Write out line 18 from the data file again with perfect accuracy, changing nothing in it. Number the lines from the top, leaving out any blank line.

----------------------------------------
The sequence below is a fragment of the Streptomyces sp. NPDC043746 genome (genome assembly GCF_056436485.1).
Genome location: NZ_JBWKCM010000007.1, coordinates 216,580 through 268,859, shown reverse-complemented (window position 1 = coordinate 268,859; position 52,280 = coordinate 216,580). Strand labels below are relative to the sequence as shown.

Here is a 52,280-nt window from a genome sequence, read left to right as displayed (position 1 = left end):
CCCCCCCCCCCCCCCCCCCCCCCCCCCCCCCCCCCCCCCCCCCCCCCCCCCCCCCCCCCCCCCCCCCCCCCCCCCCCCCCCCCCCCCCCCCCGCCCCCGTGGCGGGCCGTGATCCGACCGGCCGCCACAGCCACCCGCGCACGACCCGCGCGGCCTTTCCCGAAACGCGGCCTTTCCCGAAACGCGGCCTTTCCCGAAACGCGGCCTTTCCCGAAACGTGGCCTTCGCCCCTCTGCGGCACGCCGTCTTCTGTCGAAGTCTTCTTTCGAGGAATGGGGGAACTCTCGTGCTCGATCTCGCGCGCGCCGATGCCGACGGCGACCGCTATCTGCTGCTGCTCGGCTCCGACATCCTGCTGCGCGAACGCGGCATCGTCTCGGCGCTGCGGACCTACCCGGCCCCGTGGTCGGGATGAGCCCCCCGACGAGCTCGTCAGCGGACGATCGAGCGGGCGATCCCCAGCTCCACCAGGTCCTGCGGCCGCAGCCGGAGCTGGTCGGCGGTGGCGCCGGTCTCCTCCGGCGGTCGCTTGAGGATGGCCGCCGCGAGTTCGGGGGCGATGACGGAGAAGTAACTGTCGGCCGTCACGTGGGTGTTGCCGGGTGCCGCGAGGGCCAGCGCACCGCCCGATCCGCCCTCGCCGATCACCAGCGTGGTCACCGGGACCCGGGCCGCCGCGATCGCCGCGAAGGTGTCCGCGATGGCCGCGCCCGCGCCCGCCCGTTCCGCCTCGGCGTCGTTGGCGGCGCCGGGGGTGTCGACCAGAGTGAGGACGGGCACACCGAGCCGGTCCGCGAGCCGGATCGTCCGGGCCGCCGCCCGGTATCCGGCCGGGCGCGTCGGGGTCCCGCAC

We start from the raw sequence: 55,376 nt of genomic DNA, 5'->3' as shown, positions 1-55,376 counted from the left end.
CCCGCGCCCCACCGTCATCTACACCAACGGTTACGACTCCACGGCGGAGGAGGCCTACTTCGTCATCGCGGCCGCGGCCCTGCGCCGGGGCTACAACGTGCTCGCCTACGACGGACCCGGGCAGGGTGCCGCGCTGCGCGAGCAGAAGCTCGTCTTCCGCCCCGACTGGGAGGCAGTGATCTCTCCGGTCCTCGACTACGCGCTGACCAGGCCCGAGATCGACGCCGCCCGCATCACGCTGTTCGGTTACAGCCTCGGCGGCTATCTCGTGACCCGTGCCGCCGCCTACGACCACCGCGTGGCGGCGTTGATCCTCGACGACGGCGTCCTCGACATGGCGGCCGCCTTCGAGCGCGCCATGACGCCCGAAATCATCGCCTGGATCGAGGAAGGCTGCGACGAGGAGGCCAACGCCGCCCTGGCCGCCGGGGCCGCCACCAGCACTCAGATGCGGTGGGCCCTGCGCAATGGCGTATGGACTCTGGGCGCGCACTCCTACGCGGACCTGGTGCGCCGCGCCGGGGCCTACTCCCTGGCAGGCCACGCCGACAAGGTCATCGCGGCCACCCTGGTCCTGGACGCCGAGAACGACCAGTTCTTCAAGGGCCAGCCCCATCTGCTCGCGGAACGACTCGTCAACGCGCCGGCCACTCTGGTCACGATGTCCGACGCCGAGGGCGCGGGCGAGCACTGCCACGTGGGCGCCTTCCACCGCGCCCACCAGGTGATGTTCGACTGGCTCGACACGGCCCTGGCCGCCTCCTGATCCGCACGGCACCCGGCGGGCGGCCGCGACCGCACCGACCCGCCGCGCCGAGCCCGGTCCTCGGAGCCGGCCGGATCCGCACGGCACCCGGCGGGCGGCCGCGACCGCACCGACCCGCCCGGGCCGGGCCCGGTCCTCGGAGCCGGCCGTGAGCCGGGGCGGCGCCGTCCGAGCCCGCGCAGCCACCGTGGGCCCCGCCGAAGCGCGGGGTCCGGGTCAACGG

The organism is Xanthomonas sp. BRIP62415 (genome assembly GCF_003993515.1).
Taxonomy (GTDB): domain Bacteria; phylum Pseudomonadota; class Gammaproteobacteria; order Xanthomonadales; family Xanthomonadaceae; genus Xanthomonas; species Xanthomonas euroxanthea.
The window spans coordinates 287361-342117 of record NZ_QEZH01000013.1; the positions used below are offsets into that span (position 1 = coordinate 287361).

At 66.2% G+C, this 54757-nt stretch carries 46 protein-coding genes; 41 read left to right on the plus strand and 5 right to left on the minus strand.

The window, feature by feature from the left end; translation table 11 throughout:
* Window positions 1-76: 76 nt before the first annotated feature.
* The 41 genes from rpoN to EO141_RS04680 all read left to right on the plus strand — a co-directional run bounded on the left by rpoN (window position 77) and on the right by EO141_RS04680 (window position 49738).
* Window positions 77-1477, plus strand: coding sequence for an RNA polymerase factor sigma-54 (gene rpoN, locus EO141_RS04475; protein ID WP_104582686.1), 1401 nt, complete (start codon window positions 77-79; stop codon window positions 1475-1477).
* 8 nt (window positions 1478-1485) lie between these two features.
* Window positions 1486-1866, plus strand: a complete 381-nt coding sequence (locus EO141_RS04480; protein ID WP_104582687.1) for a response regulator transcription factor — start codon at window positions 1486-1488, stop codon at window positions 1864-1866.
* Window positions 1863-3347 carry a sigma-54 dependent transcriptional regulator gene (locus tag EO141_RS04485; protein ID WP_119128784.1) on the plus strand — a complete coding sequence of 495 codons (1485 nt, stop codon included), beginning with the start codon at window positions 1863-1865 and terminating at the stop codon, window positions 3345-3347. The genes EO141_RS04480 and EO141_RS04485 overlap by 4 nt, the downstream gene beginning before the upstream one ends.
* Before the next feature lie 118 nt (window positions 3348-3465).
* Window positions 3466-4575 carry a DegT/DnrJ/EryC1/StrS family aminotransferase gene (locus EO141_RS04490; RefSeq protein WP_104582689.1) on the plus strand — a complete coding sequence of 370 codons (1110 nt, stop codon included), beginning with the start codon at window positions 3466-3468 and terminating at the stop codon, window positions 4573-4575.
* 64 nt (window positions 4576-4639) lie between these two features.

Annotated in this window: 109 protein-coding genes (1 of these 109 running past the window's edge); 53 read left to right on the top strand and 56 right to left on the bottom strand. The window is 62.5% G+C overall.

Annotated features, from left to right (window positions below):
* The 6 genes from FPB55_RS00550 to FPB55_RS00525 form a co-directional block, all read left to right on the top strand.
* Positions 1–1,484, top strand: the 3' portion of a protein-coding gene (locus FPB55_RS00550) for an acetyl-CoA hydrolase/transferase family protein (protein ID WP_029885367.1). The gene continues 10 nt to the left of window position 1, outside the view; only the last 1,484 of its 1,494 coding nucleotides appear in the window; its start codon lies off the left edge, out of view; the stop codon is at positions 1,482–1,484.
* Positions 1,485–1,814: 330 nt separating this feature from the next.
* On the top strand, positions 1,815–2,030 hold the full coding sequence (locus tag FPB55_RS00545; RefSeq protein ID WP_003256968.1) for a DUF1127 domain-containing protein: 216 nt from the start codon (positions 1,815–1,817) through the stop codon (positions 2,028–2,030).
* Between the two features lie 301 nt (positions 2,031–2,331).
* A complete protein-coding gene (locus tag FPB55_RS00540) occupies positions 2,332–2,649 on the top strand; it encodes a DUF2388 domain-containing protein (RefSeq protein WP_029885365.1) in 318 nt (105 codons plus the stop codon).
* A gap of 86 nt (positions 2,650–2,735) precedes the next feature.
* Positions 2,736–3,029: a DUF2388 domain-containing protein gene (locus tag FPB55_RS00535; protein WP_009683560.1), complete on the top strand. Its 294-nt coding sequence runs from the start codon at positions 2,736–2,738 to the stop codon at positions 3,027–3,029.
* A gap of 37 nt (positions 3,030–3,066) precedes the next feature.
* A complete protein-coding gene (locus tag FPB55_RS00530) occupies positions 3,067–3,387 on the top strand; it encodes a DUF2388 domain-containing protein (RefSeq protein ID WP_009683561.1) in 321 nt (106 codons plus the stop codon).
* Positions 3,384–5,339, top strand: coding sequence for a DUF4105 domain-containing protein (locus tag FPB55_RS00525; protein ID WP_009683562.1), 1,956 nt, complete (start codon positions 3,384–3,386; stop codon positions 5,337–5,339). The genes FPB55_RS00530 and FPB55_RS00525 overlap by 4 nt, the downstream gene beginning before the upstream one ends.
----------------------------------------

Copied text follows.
* Before the next feature lie 118 nt (window positions 3348-3465).